The everblooming flowers, however, are the stars of this plant, producing yellow rays with deep red to brown center discs, and featuring red veins on the reverse side of the petals, supported by slightly cup-shaped green bracts. When the yellow petals drop, the unusual green bracts appear to offer another flower form. They bloom at night and will rebloom from late spring until frost; in frost-free regions, chocolate flower will bloom all year long.
Why “chocolate flower”? The blooms are chocolate scented, emitting their rich aroma in early to mid-morning.
3. Echium amoenum (red feathers)
Relatively new to the U.S., having been introduced in 2010 by Plant Select®, Echium amoenum (red feathers) comes from the Caucasus mountains — tough territory. According to Plant Select®, the taxonomy of the plant is currently in question, but for now, we’ll rely on E. amoenum.
Red feathers is a very adaptable plant, tolerating a variety of soil types from quick-draining, sandy soils to heavier, more challenging clays. The site should be relatively dry. It performs best in full to partial sun and, of course, requires very little supplemental water once established.
Growing upwards of 12 to 16 inches tall with a spread of 6 to 10 inches, this is a small plant that packs an ornamental wallop. A compact mound of dark green, linear leaves forms the base (about 4 inches tall), from which emerge strong spikes of russet-red flowers in spring. The blooms resemble those of Liatris, but tend to remain shorter. If deadheaded, the plant will produce vibrant blooms from spring through frost. Red feathers has a tendency to self-seed, which helps to ensure additional seasons of dramatic color.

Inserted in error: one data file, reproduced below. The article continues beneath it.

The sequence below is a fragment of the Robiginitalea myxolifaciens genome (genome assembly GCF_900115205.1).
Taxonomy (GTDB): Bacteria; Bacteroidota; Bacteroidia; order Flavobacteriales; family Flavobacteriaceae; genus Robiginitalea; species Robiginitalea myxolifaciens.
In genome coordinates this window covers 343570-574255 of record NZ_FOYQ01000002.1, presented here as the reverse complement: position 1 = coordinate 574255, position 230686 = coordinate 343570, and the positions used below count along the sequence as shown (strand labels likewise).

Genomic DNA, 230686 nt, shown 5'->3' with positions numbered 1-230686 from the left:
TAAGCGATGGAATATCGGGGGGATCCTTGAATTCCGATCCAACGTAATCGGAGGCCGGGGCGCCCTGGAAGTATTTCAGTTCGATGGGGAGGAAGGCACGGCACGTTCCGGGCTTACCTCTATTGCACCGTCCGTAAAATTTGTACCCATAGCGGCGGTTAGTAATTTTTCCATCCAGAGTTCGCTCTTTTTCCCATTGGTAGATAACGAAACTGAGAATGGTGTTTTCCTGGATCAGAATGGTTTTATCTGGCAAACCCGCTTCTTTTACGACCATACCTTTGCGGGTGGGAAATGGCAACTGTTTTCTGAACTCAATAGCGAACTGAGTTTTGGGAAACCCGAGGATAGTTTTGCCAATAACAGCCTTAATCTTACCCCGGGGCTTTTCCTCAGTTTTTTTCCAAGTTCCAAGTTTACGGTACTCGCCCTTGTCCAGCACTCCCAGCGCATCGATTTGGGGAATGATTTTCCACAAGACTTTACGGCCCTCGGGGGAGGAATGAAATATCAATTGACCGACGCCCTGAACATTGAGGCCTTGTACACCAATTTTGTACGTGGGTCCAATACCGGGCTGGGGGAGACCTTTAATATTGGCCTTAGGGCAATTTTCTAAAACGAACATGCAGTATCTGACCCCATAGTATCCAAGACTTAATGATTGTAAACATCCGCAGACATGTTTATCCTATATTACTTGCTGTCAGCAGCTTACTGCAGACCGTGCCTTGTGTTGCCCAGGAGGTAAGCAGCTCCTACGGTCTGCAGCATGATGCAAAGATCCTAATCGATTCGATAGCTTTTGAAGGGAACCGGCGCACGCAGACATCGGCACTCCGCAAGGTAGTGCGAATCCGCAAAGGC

Bees, butterflies and other pollinators are drawn to the blooms.
4. Geum triflorum (prairie smoke)
Given its common name, it’s a sure bet that Geum triflorum (prairie smoke) is a tough but beautiful plant. It’s a native of the North American prairie, where it grows in dry soils and full sun, rising year after year to provide delicate color and intriguing visual effects.
Reaching 6 to 18 inches tall with a spread of 6 to 12 inches, Geum spreads by rhizomes and may be left to form a groundcover in the naturalized garden.
Fernlike foliage emerges to form a clump; each compound leaf produces blue-green, irregularly toothed leaflets. The foliage generally is evergreen, and may display shades of burgundy in winter.
In spring, slender flower stalks grow to about 1 foot and are topped by nodding umbels bearing three pink-red florets. Each sports five long sepals and five shorter, lighter colored petals. These tend to remain for a month or two, but after pollination the florets turn upward — and then the show begins, and the common name becomes evident.
Dense clusters of achenes emerge, producing very showy, 2-inch-long, feathery styles. These remain upright and collectively form a wispy effect. En masse, Geum triflorum appears in a haze of gently wafting smoke.
5. Scutellaria resinosa ‘Smoky Hills’ (skullcap)
Reaching only about 12 inches tall with a spread up to 14 inches, Scutellaria resinosa ‘Smoky Hills’ makes a suitable groundcover for hot, dry locations. It’s a shortgrass prairie native named for the Smoky Hills region in Kansas, and it’s used to sun and dry, loamy and sandy, well-drained soils.
Skullcap is a member of the mint family, although it offers no fragrance. Upright, branching square stems are covered with resinous, minutely pubescent, small, rounded, graygreen leaves, producing a dense mound.
In May through midsummer, small, tubular, two-lipped, bluish to purple flowers emerge; each features two whitish, tonguelike stripes. A small hood appears to be covered with a fuzzy, Mohawk haircut. Occasional deadheading can encourage repeat flowering through the rest of summer and into early fall.
Read more: 5 Xeric Plants for Many Places